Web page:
| 10:39 pm on Sep 7, 2011 (gmt 0)|
I'm a firm believer that the results are worse these days for monetary reason. Have you had to go to page 2,3, even 4 more times these days?
I sure have...
How do you increase your revenue while losing market share, make them stay on your site longer. It really isn't rocket science,
G's really motto "Make results just good enough so they don't revolt!"
| 10:57 pm on Sep 7, 2011 (gmt 0)|
|they are unique, rich in quality contents, but they are far from getting a good ranking on G |
Are they also something that visitors will want to link to or refer to others? Unless they are, then maybe you need to make some changes so they are, being as Google has just about eliminated every method we can use to promote those pages ourselves.
| 1:09 am on Sep 8, 2011 (gmt 0)|
Are your contents all similar to one another? Are you covering the same topic over and over?
| 7:23 am on Sep 8, 2011 (gmt 0)|
|G's really motto "Make results just good enough so they don't revolt!" |
This may not be that far from the truth considering that organic results are often no longer shown above the fold.
| 9:34 am on Sep 8, 2011 (gmt 0)|
If one is in a "niche" then how different is your presentation from all the other offerings?
You might not be hit for "duplicate" but might be hit for "yawn" or "nothing to see, move along" or (dreaded) "copy cat".
There's unique and then there's unique!
| 11:07 am on Sep 8, 2011 (gmt 0)|
|Google has just about eliminated every method we can use to promote those pages ourselves. |
Yes, that's also my opinion...
...When I say unique, it means unique.
I have good pages but not many visits. it's a loop: no visits, no popularity, no popularity, no ranking, I suppose...
So, altough the site provides very important information, Google doesn't like it, and doesn't rank it well.
On the contrary, as already said, in the top positions for that keyword there are some unrelevant pages, with no content (a closed forum for example) or with 4-5 years old contents...
Those are the Google paradoxes...
| 12:06 pm on Sep 8, 2011 (gmt 0)|
Unique is a site about Padleskitalism. Anything else is what's out there and a bunch of others, too. Padleskitalism is UNIQUE. (Just invented it... but is not unique any longer since Bing and Google will have this indexed lickety-split.)
I think my websites are unique, too. Me and 1,000+ similar minded folks. I do think that my PRESENTATION of same is a tad more unique (less hoops, more direct, etc.)
Padleskitalism is a study of padding less for the skit and alism is just an appropriate ending. :)
| 1:01 pm on Sep 8, 2011 (gmt 0)|
It's all about links. Internal links. External Inbound links. And some content. So many people rank ahead of us that have unique content AND a ton of inbound links. Are they obtaining these links via white-hat methods? No, not always. But good luck getting Google to read any complaints or reports without having a NY Times article being written.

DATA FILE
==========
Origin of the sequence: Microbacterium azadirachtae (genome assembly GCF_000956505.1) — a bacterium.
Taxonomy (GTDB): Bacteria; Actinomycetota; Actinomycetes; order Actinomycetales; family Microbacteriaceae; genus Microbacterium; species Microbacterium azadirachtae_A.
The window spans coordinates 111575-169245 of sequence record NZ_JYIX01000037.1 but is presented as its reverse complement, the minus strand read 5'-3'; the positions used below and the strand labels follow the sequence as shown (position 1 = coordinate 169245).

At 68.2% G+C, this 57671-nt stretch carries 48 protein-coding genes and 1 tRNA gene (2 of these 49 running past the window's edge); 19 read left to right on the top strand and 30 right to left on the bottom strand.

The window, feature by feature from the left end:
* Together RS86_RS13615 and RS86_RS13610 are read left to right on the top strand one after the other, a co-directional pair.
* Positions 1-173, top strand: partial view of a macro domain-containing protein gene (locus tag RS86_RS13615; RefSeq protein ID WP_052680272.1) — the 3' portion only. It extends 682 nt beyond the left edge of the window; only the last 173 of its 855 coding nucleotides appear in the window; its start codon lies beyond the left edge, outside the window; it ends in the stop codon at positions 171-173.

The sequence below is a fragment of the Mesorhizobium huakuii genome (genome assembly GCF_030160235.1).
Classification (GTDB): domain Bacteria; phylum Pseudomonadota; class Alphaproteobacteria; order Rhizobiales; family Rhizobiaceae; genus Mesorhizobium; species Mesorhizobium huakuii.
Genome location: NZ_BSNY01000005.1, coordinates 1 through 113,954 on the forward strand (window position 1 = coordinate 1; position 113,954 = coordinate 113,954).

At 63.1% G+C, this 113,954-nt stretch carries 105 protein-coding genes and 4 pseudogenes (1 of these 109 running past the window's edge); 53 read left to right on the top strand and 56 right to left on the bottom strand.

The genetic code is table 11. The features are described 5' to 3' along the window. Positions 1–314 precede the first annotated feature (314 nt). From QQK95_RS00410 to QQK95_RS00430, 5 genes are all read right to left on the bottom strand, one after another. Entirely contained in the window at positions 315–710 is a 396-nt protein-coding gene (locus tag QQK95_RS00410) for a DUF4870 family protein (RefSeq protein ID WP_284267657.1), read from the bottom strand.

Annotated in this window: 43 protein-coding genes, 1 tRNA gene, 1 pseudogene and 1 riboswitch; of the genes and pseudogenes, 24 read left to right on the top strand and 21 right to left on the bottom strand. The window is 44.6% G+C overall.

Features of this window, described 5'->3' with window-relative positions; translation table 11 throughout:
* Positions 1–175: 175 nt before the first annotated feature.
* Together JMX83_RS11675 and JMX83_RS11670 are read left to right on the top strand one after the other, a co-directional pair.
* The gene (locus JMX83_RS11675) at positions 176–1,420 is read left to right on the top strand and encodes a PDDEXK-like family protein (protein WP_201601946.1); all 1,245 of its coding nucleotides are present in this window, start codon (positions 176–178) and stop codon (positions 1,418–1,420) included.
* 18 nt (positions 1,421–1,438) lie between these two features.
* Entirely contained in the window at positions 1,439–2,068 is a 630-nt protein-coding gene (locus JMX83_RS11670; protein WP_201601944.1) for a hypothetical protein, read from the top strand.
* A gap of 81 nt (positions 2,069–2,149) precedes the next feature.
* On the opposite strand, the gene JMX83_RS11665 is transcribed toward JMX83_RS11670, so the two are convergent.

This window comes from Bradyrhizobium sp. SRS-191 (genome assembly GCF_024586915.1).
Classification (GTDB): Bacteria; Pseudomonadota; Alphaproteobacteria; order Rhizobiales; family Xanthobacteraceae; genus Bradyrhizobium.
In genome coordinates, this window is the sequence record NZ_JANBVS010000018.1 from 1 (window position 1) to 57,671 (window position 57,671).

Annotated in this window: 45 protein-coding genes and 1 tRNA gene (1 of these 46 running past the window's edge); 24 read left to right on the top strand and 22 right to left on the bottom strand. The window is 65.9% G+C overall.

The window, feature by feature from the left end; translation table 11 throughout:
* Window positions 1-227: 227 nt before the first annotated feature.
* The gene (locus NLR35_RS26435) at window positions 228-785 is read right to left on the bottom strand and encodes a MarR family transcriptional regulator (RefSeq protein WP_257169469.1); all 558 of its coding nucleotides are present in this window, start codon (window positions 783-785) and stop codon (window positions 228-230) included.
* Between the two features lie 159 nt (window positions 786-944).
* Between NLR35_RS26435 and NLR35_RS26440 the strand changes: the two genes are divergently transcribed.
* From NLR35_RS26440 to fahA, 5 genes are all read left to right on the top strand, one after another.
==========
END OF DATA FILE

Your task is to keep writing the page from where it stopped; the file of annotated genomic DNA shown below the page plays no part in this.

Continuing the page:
Example: Go type in "venues" on Google. Most people would logically think a searcher is looking for a specific venue, or a list of venues. Why are there TWO definitions of the word "venue" on the first page?! Why is there a top 10 listing for a poetry website in Southern California that has a few venues for reading poetry listed?! I am not even in America. Venue Insurance? Get lost, Google. Bully.
| 1:03 pm on Sep 8, 2011 (gmt 0)|
Content needs to be not only unique but one of the first with that unique topic, otherwise it gets buried under other "uniques" on the same topic.
| 1:35 pm on Sep 8, 2011 (gmt 0)|
|Example: Go type in "venues" on Google. |
|Why is there a top 10 listing for a poetry website in Southern California that has a few venues for reading poetry listed?! |
A few? 350+ venues is a few? It would seem to be fairly popular to me.
Venue insurance? I don't have a problem with that either, strangely enough I do have an annual venues insurance for outside events.
|It's all about links. Internal links. External Inbound links. And some content. |
I don't solicit nor have even ever asked for links, I have a new site with some 200+ pages built since Panda was launched and all the pages are ranking well, some are even #1 and I do have some strong competition for many of these products, the difference is that my pages are superior in every aspect of widget information, images and site architecture, any page can be accessed with a maximum of two clicks...Google likes that, the user likes that, and when I've got the site to 1,000+ pages any page will still be accessible with a maximum of two clicks.
| 2:41 pm on Sep 8, 2011 (gmt 0)|
|the difference is that my pages are superior in every aspect of widget information, images and site architecture, any page can be accessed with a maximum of two clicks... |
Sounds like my main website. Some users even sent emails to tell me how good and informative it is. A group of investors wanted to buy it last year. It got pandalized ...
| 7:19 pm on Sep 8, 2011 (gmt 0)|
We are only wasting our time talking about uniqueness/not uniqueness: someone should explain me why an empty forum stands in first position since the last year, with only a page saying: "this forum has been removed"; what should be its "uniqueness"!?!
My site is not unique, obvious, but unique are the information that it provides, it's something very specialized in its scope, but stands in 18#...
The same for the site architecture: absolutely unrelevant.